As a leader of a startup, you can choose from a wealth of advisory books with insights into starting a company, hiring a winning team, responding to market signals to make the most of opportunities and failing fast. Some even present advice on balancing your work and home life. But where can you get advice about handling goals that suddenly don’t look achievable? Or advice about things you should be paranoid about? And what about spotting sharks, being unemotional in business and how to tell if someone is lying to you? You’ll find this and much more in “101 Crucial Lessons They Don’t Teach You in Business School,” by Chris Haroun.
A crucial lesson that I found surprising is Lesson #25, about whether or not to disclose risks to clients or potential clients. Haroun discusses how important it is to always be 100 percent transparent in business as transparency builds trust. He advises telling investors and customers – within five minutes of the first meeting – the risks of investing in products or services.
Lesson #53 also drew my attention; it discusses the truth about unjustified criticism.
Section 12 has four crucial lessons about only taking advice from successful people. The book incorporates advice based on thinking and do-or-die actions of renowned leaders such as Marc Benioff, Richard Branson, Warren Buffet, Bill Gates, Steve Jobs, Mark Zuckerberg and even a newcomer to this distinguished circle – Splunk’s CEO.
Haroun also belongs in this circle of successful people. In addition to his own startups, his business experience includes stints at Accenture, Goldman Sachs, HCM and hedge fund Citadel. He’s a partner at Silicon Valley’s ARTIS Ventures and is known for identifying promising disruptive tech companies. He’s a frequent guest lecturer at Berkeley, Stanford and McGill and teaches online business courses at Udemy.com.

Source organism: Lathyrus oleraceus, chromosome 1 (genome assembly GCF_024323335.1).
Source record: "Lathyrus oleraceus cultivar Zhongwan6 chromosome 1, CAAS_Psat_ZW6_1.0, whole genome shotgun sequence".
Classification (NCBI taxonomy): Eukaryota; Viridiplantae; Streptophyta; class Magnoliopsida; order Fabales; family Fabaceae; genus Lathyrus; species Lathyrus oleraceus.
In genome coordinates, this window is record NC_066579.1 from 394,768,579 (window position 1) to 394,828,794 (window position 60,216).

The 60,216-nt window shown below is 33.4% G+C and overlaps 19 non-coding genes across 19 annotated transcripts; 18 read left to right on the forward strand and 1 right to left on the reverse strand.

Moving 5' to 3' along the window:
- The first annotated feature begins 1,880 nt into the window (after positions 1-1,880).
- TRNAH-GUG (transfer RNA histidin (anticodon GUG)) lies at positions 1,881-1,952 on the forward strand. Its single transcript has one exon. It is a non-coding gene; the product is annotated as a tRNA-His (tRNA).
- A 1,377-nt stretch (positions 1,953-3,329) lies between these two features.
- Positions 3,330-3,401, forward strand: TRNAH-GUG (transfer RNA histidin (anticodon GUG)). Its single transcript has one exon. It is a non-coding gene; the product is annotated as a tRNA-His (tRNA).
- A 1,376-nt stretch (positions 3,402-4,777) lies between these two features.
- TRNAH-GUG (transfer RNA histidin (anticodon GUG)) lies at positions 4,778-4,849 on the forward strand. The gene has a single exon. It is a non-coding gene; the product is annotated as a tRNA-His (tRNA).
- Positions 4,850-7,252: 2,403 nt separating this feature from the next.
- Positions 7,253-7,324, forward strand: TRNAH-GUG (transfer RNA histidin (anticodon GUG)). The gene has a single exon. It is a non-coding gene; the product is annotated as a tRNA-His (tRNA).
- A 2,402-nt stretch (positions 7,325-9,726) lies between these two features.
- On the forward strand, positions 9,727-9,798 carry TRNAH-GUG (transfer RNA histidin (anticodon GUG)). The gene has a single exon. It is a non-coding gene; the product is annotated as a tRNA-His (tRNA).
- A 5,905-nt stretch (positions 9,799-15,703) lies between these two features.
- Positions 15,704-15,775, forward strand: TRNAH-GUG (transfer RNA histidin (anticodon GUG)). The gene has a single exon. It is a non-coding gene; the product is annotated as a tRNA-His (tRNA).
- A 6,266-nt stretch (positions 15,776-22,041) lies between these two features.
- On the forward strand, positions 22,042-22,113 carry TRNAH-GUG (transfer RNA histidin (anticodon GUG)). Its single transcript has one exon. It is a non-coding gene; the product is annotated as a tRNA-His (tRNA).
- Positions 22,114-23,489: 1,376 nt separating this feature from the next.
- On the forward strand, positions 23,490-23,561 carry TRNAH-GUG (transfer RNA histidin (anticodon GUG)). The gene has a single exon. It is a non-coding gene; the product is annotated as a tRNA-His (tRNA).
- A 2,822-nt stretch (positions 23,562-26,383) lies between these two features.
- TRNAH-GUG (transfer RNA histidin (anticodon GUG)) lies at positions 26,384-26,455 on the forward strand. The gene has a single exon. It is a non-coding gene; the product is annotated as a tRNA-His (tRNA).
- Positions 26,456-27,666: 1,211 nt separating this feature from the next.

He also spins business advice from a different perspective than renowned successes – learning what not to do by observing managers’ shortfalls.
If you’re an entrepreneur who hasn’t yet launched a company, Haroun also shares lessons for you. Among the 101 Crucial Lessons, you’ll find tips on everything from getting a job, getting a raise or promotion, navigating corporate politics and culture, when not to take a shortcut, networking, how to destroy your career in 30 seconds and much more. Forbes cited this 2015 book “one of six books that all entrepreneurs must read right now.”
In Lesson 12, Haroun advises that you are your biggest investment and it’s a mistake to be cheap when it comes to education and self-improvement. The book is an easy read, with one lesson per page. In fact, you can read it in an evening. But by reading quickly, you’ll miss the benefits of investing in yourself by spending time to understand specifically how to apply the lessons to your life.